Moving your dog after spaying or neutering is not recommended, but there may be a time when it is absolutely necessary. Just be sure to avoid any pressure on the abdomen. Other than getting them home from the vet, there really should be no reason to lift your dog.
Keep jumping, getting up and down from the bed or couch, climbing the stairs, and car rides to an absolute minimum. They might not pop their sutures with minimal activity, but anything more than that is definitely taking a risk. It might be a long 10–14 days, but both you and your dog will be grateful to have made it through.
Dogs Won’t Keep Their Cones on After Spay
One of the main reasons that pet owners will opt for the e-collar is because the cones can come off from time to time, particularly with a persistent dog. For gentler breeds, the cone is the ideal way to go for a number of reasons. They are cheap, safe, and easy to implement.
But some dogs are persistent when it comes to trying to get their cones off. Depending on the breed, they may simply not like having something around their head. It all depends on the temperament of your dog.
When they are insistent about getting the cone off, it can lead to some troubling times. You need to know that when you aren’t watching, they haven’t managed to get the collar off and start licking their wounds. If the dog keeps licking the stitches or sutures, then they won’t have the chance to properly heal themselves.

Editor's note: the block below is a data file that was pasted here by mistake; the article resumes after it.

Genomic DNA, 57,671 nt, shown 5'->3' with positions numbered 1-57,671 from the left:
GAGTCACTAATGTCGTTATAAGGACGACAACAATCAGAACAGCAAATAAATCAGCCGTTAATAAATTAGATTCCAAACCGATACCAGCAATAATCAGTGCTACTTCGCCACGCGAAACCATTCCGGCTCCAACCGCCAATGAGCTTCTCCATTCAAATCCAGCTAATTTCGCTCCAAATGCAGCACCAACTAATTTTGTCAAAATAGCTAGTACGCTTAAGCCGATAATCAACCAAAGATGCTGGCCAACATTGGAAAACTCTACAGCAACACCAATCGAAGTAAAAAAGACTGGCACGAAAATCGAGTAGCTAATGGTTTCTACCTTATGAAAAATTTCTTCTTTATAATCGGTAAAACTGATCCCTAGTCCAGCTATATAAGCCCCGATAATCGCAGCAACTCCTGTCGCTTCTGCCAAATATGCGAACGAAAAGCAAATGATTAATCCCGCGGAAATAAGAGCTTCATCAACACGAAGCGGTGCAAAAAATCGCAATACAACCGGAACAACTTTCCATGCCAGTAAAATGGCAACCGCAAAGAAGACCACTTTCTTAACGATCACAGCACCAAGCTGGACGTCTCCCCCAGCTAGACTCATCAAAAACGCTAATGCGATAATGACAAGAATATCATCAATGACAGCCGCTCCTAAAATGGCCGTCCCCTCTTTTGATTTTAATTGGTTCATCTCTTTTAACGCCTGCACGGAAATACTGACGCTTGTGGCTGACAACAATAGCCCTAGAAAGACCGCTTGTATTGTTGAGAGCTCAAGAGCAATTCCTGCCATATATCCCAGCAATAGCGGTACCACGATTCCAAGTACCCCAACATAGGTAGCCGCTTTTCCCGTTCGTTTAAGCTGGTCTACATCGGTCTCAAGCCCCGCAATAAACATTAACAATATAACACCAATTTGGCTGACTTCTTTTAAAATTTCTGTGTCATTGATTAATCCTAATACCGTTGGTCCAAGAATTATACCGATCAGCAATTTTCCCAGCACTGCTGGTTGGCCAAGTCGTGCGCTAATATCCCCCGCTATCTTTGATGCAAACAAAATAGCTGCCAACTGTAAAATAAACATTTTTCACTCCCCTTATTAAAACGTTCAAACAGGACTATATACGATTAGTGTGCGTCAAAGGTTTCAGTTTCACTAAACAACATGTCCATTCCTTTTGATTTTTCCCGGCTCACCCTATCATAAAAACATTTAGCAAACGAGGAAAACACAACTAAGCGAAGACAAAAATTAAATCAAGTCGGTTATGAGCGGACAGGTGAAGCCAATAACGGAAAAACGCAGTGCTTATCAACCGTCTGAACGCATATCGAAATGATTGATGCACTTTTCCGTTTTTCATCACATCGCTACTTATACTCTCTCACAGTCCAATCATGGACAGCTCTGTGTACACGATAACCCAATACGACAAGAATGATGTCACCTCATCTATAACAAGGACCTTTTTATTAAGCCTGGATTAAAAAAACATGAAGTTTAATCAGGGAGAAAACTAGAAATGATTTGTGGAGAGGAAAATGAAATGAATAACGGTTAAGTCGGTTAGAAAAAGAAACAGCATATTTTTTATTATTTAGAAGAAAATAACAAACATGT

If your dog is insistent on getting its cone off in the wake of spaying or neutering, an e-collar could work as well. You need to be vigilant to ensure that they are getting the response as soon as they begin to lick. Not only that, but also make sure that you are giving them a gentle reminder that the behavior is not correct. You don’t want to cause them any additional pain or discomfort along the way.
When to Take the Cone Off of Your Dog after Spaying
Though it can vary from dog to dog, the general rule of thumb is to give your dog anywhere from 10 to 14 days from their surgery. Remember that it can depend not only on your dog as an individual but on any number of other factors as well.
Just make sure that you keep an eye on the incision site each step of the way. If you can help it, try to keep your dog within eyeshot just to make sure that it isn’t compromising the cone to get at itself.
Your dog will definitely not like the cone and will want that thing off as soon as possible. Loving on them and showing patience can help to ease the shame of the cone as they heal from their surgery. If you notice that the incision site isn’t healing properly, displaying pus, blood, or any other signs of infection, make sure to see the vet as soon as possible.